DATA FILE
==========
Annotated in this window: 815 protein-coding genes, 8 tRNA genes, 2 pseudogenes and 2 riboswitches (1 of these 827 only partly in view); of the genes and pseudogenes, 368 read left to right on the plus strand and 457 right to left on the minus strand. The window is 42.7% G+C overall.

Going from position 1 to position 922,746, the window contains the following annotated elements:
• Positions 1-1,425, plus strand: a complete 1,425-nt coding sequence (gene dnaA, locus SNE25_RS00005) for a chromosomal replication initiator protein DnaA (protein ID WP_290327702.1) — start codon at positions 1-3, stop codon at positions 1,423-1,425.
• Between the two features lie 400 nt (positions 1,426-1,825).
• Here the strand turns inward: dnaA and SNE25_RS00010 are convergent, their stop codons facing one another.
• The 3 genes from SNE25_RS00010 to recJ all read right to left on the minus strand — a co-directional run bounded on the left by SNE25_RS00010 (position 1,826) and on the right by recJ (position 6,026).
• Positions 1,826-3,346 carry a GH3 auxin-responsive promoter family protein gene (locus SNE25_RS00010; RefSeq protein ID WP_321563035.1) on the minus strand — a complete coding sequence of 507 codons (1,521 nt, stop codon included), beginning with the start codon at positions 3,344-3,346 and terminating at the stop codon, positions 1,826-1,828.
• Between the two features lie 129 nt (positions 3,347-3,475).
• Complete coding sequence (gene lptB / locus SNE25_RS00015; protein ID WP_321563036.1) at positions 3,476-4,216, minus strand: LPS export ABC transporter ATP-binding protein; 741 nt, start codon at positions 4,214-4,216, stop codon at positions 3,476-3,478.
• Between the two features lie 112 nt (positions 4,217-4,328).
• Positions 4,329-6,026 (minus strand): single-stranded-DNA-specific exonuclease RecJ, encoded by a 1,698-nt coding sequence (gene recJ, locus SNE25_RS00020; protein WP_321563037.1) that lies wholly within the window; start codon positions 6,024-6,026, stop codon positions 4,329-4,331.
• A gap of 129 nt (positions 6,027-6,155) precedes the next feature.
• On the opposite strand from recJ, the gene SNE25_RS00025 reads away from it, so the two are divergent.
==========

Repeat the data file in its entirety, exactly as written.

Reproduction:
Annotated in this window: 815 protein-coding genes, 8 tRNA genes, 2 pseudogenes and 2 riboswitches (1 of these 827 only partly in view); of the genes and pseudogenes, 368 read left to right on the plus strand and 457 right to left on the minus strand. The window is 42.7% G+C overall.

Going from position 1 to position 922,746, the window contains the following annotated elements:
• Positions 1-1,425, plus strand: a complete 1,425-nt coding sequence (gene dnaA, locus SNE25_RS00005) for a chromosomal replication initiator protein DnaA (protein ID WP_290327702.1) — start codon at positions 1-3, stop codon at positions 1,423-1,425.
• Between the two features lie 400 nt (positions 1,426-1,825).
• Here the strand turns inward: dnaA and SNE25_RS00010 are convergent, their stop codons facing one another.
• The 3 genes from SNE25_RS00010 to recJ all read right to left on the minus strand — a co-directional run bounded on the left by SNE25_RS00010 (position 1,826) and on the right by recJ (position 6,026).
• Positions 1,826-3,346 carry a GH3 auxin-responsive promoter family protein gene (locus SNE25_RS00010; RefSeq protein ID WP_321563035.1) on the minus strand — a complete coding sequence of 507 codons (1,521 nt, stop codon included), beginning with the start codon at positions 3,344-3,346 and terminating at the stop codon, positions 1,826-1,828.
• Between the two features lie 129 nt (positions 3,347-3,475).
• Complete coding sequence (gene lptB / locus SNE25_RS00015; protein ID WP_321563036.1) at positions 3,476-4,216, minus strand: LPS export ABC transporter ATP-binding protein; 741 nt, start codon at positions 4,214-4,216, stop codon at positions 3,476-3,478.
• Between the two features lie 112 nt (positions 4,217-4,328).
• Positions 4,329-6,026 (minus strand): single-stranded-DNA-specific exonuclease RecJ, encoded by a 1,698-nt coding sequence (gene recJ, locus SNE25_RS00020; protein WP_321563037.1) that lies wholly within the window; start codon positions 6,024-6,026, stop codon positions 4,329-4,331.
• A gap of 129 nt (positions 6,027-6,155) precedes the next feature.
• On the opposite strand from recJ, the gene SNE25_RS00025 reads away from it, so the two are divergent.